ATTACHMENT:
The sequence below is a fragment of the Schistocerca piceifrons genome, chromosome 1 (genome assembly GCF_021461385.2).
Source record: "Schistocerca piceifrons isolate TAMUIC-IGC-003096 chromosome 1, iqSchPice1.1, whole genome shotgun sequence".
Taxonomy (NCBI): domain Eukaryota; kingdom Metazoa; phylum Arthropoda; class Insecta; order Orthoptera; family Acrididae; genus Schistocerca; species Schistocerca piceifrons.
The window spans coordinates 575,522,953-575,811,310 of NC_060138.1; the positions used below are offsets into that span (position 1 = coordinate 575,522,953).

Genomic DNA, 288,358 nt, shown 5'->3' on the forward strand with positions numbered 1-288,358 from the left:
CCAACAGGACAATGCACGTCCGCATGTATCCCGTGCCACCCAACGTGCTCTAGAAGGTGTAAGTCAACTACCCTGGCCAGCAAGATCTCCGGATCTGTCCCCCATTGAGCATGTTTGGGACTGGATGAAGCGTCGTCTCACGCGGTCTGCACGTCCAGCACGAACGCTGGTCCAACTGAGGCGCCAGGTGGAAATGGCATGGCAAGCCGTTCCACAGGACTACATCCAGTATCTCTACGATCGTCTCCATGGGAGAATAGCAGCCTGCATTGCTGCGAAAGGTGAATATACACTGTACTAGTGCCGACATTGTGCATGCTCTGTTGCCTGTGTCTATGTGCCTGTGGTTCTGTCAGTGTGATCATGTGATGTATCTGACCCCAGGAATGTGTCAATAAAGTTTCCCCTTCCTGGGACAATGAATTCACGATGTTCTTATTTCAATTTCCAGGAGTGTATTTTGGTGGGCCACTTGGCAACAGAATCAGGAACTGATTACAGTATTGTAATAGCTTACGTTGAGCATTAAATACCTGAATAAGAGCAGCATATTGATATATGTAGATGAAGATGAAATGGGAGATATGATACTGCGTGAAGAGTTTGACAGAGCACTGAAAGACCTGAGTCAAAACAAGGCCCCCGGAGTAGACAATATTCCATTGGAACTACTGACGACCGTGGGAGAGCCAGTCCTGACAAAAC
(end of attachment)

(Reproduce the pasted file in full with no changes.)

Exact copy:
The sequence below is a fragment of the Schistocerca piceifrons genome, chromosome 1 (genome assembly GCF_021461385.2).
Source record: "Schistocerca piceifrons isolate TAMUIC-IGC-003096 chromosome 1, iqSchPice1.1, whole genome shotgun sequence".
Taxonomy (NCBI): domain Eukaryota; kingdom Metazoa; phylum Arthropoda; class Insecta; order Orthoptera; family Acrididae; genus Schistocerca; species Schistocerca piceifrons.
The window spans coordinates 575,522,953-575,811,310 of NC_060138.1; the positions used below are offsets into that span (position 1 = coordinate 575,522,953).

Genomic DNA, 288,358 nt, shown 5'->3' on the forward strand with positions numbered 1-288,358 from the left:
CCAACAGGACAATGCACGTCCGCATGTATCCCGTGCCACCCAACGTGCTCTAGAAGGTGTAAGTCAACTACCCTGGCCAGCAAGATCTCCGGATCTGTCCCCCATTGAGCATGTTTGGGACTGGATGAAGCGTCGTCTCACGCGGTCTGCACGTCCAGCACGAACGCTGGTCCAACTGAGGCGCCAGGTGGAAATGGCATGGCAAGCCGTTCCACAGGACTACATCCAGTATCTCTACGATCGTCTCCATGGGAGAATAGCAGCCTGCATTGCTGCGAAAGGTGAATATACACTGTACTAGTGCCGACATTGTGCATGCTCTGTTGCCTGTGTCTATGTGCCTGTGGTTCTGTCAGTGTGATCATGTGATGTATCTGACCCCAGGAATGTGTCAATAAAGTTTCCCCTTCCTGGGACAATGAATTCACGATGTTCTTATTTCAATTTCCAGGAGTGTATTTTGGTGGGCCACTTGGCAACAGAATCAGGAACTGATTACAGTATTGTAATAGCTTACGTTGAGCATTAAATACCTGAATAAGAGCAGCATATTGATATATGTAGATGAAGATGAAATGGGAGATATGATACTGCGTGAAGAGTTTGACAGAGCACTGAAAGACCTGAGTCAAAACAAGGCCCCCGGAGTAGACAATATTCCATTGGAACTACTGACGACCGTGGGAGAGCCAGTCCTGACAAAAC